The following is from the January 28, 2011, edition of The Los Angeles Times. SMU Anthropology Professor emeritus Anthony Marks was part of this research team.
February 7, 2011
By Amina Khan
Los Angeles Times
Some unlikely tools unearthed near the Persian Gulf show that our ancestors may have migrated far out of Africa as early as 125,000 years ago — about 60,000 years earlier than was previously believed.
The finding, published online Thursday in the journal Science, also provides evidence that early humans took a different route during their migration than scientists had assumed: crossing eastward, directly into southern Arabia from East Africa, rather than following the Nile northward to the northwestern edge of Arabia.
It is the "first material evidence" that people ventured well out of Africa so long ago, during the Pleistocene, said study coauthor Anthony Marks, a professor emeritus of anthropology with Southern Methodist University who is based in Santa Fe, N.M. Though evidence had earlier been found of humans in Israel dating to about 100,000 years ago, he added, those people did not appear to travel more than "three days' walk" out of Africa and probably did not venture farther.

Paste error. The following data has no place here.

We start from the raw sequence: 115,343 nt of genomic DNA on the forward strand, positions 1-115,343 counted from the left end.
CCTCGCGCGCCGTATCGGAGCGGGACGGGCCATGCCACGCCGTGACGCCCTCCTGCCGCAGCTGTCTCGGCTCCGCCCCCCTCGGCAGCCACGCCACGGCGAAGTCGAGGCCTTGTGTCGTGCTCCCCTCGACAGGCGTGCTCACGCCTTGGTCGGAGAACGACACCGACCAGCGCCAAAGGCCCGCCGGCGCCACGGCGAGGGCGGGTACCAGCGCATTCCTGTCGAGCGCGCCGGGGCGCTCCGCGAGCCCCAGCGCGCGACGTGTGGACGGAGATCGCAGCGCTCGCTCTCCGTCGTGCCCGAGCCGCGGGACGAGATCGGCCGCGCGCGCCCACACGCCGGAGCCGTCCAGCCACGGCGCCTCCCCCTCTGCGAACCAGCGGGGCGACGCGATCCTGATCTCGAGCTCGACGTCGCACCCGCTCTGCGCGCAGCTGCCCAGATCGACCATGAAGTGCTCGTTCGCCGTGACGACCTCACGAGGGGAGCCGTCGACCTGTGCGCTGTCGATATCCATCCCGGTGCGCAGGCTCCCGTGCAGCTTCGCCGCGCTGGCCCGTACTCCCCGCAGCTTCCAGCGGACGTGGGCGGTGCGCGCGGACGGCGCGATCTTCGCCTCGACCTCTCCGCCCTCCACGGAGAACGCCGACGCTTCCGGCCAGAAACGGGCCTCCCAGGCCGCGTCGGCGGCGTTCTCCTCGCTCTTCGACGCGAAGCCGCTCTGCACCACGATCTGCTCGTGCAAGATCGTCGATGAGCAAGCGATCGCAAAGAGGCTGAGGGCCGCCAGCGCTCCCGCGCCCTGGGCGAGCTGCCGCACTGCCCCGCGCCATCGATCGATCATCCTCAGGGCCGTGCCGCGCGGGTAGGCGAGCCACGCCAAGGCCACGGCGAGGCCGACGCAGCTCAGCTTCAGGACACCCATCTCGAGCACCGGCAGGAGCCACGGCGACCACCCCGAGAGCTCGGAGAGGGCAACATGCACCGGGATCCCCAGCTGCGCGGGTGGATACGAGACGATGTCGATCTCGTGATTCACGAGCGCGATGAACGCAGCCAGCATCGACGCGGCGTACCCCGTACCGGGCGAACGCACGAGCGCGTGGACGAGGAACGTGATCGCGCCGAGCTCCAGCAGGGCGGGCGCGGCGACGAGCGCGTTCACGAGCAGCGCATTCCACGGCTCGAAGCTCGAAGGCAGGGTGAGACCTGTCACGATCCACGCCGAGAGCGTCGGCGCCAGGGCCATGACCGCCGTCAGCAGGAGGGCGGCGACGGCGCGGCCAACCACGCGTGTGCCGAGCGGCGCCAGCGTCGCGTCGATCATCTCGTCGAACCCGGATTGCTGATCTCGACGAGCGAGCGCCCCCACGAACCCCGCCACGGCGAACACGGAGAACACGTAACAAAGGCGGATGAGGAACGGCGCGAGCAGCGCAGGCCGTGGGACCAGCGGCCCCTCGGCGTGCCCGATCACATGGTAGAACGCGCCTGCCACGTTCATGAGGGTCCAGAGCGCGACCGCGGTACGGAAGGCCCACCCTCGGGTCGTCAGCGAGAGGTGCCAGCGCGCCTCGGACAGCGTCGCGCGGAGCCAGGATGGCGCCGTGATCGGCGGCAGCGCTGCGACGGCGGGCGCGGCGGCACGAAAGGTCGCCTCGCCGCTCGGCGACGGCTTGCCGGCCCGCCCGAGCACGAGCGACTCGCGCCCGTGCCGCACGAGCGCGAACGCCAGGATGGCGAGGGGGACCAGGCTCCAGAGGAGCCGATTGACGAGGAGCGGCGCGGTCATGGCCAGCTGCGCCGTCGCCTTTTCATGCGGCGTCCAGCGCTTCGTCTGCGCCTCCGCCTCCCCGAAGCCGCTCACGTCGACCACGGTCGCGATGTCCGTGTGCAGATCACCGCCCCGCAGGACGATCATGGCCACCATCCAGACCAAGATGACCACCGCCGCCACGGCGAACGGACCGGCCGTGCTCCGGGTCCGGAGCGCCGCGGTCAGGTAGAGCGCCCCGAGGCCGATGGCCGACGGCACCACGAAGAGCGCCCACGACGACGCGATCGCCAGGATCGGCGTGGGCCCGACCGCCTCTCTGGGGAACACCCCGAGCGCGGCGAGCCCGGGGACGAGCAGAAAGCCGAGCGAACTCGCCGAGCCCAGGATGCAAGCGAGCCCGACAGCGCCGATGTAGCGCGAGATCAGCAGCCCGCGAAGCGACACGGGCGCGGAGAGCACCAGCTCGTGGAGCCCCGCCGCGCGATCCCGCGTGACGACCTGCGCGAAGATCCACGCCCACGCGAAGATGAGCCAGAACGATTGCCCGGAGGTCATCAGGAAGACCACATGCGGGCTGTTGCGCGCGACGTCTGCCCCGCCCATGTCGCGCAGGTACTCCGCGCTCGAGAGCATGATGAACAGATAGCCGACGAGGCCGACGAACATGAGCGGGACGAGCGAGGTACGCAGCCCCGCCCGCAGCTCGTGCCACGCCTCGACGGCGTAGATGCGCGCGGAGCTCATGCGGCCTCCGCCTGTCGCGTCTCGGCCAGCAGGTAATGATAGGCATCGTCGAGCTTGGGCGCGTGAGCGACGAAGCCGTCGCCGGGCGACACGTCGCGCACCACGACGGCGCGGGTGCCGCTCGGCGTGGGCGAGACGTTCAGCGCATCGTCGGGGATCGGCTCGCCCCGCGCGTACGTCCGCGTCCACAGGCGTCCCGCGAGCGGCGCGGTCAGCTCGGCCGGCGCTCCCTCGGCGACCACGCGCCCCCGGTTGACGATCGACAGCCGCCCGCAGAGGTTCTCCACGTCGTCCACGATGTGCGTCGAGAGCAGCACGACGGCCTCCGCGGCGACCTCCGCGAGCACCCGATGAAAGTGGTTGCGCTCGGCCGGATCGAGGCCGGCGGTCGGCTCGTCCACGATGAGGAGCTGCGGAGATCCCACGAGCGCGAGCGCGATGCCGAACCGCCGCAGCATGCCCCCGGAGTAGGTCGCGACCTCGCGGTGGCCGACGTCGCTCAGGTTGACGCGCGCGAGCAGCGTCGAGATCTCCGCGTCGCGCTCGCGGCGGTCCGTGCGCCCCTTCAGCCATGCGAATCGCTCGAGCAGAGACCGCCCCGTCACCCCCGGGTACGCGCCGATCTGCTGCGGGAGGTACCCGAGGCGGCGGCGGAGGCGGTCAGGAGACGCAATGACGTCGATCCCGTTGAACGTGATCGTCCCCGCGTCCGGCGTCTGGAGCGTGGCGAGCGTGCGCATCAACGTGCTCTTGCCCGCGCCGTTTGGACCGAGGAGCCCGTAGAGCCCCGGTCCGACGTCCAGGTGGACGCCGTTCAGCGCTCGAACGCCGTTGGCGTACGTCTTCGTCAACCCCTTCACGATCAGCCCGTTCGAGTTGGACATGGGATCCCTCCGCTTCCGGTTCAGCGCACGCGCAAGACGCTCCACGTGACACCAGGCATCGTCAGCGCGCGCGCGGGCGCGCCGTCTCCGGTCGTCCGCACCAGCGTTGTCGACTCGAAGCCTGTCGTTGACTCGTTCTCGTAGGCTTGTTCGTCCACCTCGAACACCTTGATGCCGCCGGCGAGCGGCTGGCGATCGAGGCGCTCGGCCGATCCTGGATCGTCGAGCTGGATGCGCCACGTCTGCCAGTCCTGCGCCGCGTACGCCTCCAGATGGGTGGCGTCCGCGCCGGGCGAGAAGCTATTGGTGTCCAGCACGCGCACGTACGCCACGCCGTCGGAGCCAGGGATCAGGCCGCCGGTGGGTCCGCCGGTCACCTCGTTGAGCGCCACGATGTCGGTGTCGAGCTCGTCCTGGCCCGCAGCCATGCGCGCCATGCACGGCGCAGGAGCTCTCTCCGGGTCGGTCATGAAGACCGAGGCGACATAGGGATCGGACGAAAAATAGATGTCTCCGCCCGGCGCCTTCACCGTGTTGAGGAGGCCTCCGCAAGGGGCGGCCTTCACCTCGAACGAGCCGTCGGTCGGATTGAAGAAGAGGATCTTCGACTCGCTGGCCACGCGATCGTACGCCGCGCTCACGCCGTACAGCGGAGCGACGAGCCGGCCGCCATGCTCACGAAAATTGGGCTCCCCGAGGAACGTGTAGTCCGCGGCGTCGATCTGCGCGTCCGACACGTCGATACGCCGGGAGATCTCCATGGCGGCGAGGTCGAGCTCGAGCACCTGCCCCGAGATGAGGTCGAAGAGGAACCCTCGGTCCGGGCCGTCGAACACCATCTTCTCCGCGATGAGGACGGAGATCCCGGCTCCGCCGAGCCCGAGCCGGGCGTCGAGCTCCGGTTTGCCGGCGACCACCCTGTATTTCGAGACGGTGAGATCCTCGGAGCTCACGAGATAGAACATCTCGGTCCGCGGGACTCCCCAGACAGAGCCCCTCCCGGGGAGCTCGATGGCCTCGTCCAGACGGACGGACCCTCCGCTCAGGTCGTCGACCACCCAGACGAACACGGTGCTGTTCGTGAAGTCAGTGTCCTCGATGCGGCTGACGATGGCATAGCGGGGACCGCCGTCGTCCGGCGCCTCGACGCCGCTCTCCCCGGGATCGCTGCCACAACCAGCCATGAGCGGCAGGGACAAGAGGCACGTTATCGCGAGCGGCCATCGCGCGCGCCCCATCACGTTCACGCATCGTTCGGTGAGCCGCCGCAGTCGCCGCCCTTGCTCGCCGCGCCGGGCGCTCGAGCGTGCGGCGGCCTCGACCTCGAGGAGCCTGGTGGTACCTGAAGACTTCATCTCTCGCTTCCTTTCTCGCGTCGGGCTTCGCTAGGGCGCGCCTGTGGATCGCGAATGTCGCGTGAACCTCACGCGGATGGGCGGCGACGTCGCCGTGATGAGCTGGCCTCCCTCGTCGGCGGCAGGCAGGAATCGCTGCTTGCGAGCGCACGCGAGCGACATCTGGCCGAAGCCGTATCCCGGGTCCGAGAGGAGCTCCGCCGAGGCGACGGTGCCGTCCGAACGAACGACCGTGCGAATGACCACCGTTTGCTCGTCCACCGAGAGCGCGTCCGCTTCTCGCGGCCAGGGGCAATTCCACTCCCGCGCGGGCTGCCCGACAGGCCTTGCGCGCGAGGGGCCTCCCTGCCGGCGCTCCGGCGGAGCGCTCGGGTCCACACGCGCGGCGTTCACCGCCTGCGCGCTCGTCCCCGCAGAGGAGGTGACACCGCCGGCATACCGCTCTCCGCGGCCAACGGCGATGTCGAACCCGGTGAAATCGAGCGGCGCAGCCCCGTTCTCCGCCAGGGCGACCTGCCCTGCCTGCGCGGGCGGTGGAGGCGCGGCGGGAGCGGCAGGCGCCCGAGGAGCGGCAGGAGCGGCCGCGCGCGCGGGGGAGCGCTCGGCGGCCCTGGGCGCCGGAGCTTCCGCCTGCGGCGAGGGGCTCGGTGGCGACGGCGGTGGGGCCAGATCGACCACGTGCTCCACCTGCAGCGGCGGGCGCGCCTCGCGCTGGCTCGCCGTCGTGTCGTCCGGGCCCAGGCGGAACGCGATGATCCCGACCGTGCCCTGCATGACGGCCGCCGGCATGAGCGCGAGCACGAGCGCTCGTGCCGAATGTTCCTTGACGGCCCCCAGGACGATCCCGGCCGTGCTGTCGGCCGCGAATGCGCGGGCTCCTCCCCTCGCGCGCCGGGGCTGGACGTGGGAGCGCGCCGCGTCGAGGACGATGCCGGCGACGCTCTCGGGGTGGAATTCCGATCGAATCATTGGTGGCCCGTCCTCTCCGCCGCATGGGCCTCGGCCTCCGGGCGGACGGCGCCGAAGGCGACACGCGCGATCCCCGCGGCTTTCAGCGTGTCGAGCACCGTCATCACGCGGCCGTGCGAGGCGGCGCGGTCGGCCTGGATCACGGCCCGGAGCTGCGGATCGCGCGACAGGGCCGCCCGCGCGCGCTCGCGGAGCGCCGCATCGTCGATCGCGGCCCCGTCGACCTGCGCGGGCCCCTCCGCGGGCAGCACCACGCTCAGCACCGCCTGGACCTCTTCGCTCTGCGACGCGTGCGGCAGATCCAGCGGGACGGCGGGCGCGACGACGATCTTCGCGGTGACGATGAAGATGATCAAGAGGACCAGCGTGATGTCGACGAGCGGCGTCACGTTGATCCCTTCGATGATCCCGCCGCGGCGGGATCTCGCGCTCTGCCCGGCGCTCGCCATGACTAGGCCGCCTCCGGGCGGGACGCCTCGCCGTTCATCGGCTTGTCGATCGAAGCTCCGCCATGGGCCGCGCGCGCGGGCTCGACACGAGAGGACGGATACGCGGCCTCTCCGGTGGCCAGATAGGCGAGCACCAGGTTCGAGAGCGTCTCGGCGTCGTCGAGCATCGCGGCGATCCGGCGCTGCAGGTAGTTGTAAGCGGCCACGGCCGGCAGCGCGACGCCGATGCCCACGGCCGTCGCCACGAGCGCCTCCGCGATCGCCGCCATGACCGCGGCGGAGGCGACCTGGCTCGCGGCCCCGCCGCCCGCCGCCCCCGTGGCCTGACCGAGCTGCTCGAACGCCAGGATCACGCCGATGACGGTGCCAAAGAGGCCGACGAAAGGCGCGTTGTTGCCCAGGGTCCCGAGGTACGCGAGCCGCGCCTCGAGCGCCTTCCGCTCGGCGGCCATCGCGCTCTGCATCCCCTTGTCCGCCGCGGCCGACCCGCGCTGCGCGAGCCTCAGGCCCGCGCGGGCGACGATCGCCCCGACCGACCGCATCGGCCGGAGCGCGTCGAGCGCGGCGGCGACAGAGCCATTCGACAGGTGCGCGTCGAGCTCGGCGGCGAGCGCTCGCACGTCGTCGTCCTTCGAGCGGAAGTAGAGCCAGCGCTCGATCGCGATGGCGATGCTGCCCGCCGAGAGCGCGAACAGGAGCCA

The newly discovered tools, by contrast, were found on the eastern coast of Arabia just miles from the northwestern tip of the Indian Ocean — indicating that humans traveled across the Arabian peninsula.
Read the full story.
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